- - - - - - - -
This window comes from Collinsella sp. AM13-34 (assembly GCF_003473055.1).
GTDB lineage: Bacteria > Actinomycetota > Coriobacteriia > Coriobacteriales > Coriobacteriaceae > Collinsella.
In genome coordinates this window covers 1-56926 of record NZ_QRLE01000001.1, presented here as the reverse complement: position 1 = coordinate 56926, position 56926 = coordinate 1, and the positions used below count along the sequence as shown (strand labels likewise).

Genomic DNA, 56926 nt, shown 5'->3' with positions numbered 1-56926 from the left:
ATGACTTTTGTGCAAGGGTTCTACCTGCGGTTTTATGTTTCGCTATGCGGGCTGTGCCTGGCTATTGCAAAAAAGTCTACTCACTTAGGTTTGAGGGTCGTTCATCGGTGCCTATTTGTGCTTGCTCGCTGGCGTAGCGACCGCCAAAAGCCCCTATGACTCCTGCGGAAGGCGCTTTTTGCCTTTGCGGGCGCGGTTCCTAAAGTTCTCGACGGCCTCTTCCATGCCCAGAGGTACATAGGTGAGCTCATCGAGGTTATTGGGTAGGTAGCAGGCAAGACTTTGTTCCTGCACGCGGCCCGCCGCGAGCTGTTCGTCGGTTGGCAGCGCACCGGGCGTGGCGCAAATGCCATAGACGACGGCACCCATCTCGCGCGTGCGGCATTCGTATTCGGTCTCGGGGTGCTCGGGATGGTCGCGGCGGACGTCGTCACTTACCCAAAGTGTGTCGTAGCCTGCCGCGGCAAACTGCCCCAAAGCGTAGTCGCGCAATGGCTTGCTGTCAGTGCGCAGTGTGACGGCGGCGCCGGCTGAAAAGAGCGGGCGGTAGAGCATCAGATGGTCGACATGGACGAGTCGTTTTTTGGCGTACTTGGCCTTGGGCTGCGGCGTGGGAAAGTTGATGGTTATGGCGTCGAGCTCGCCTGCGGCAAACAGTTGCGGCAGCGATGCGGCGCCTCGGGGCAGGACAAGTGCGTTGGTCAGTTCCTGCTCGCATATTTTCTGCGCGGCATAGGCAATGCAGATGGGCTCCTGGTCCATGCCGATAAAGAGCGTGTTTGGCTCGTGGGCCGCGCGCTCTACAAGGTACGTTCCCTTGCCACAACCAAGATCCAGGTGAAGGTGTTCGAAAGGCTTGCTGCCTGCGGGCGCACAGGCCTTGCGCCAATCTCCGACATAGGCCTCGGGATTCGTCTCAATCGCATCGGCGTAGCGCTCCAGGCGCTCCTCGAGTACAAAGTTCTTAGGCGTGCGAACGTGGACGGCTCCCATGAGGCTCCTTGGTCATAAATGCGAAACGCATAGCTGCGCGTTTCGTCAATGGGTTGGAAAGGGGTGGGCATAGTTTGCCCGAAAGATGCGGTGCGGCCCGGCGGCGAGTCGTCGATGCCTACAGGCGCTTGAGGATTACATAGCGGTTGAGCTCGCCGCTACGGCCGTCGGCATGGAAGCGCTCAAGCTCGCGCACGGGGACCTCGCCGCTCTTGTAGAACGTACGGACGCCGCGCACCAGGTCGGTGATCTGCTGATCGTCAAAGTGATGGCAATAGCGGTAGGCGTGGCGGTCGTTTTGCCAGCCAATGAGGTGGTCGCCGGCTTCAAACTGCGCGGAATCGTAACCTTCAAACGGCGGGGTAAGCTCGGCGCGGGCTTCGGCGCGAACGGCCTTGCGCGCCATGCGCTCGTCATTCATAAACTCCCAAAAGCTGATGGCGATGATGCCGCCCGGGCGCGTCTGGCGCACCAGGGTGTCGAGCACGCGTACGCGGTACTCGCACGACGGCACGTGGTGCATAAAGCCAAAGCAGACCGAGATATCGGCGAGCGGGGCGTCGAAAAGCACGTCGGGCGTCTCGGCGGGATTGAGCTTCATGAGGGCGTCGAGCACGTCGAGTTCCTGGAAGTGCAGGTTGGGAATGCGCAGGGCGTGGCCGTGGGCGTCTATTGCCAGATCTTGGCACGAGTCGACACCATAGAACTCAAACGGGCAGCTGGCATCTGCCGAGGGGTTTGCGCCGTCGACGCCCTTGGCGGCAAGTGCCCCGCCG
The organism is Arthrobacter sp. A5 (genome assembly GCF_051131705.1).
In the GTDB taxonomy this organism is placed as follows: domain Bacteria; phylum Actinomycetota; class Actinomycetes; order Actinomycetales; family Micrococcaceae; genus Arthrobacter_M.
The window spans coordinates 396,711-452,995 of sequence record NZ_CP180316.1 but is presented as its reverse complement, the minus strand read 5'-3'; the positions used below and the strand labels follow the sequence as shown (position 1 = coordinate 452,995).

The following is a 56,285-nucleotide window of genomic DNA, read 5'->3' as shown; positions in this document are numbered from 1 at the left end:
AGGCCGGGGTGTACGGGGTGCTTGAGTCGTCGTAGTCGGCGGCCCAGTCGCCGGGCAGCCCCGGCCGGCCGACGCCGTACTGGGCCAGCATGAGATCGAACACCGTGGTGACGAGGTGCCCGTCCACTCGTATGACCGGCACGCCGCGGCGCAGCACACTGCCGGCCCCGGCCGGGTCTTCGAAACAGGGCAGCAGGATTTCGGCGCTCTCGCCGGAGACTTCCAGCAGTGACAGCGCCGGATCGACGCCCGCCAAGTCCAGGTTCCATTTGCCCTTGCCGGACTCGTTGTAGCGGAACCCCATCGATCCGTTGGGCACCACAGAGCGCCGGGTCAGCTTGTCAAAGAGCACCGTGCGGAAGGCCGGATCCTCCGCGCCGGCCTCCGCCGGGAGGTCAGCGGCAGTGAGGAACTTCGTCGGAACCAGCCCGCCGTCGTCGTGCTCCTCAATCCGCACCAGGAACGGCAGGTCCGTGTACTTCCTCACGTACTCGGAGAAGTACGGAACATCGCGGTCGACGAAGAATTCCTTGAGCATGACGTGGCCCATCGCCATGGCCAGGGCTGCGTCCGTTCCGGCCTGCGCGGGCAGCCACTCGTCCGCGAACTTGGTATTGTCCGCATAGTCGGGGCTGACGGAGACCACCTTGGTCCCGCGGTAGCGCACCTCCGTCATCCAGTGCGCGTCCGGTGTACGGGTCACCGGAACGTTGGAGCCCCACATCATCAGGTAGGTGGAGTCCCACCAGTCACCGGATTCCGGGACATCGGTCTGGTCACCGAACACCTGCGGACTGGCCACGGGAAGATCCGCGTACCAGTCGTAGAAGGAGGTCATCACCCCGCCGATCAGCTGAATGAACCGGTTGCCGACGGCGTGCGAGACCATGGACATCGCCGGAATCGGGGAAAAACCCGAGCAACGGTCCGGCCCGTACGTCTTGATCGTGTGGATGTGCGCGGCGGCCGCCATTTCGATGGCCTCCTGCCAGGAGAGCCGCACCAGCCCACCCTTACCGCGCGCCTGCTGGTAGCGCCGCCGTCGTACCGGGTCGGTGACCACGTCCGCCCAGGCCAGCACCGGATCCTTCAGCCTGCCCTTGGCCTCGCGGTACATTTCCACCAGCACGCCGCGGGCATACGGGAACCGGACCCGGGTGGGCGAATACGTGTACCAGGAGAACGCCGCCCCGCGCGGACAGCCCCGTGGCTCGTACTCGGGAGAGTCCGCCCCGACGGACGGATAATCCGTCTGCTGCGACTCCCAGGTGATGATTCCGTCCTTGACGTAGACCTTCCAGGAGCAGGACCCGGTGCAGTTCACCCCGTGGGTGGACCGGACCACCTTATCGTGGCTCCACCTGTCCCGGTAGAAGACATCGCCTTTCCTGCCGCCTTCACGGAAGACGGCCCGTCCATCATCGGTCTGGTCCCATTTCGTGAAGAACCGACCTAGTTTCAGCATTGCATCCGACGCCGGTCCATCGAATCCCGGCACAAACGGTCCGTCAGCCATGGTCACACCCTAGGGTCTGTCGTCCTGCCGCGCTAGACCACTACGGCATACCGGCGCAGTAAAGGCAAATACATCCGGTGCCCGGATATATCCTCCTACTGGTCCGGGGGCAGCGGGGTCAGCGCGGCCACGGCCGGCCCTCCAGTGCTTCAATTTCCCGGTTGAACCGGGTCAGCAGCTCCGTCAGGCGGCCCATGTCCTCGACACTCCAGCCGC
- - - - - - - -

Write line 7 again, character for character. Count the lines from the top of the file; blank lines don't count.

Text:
In the GTDB taxonomy this organism is placed as follows: domain Bacteria; phylum Actinomycetota; class Actinomycetes; order Actinomycetales; family Micrococcaceae; genus Arthrobacter_M.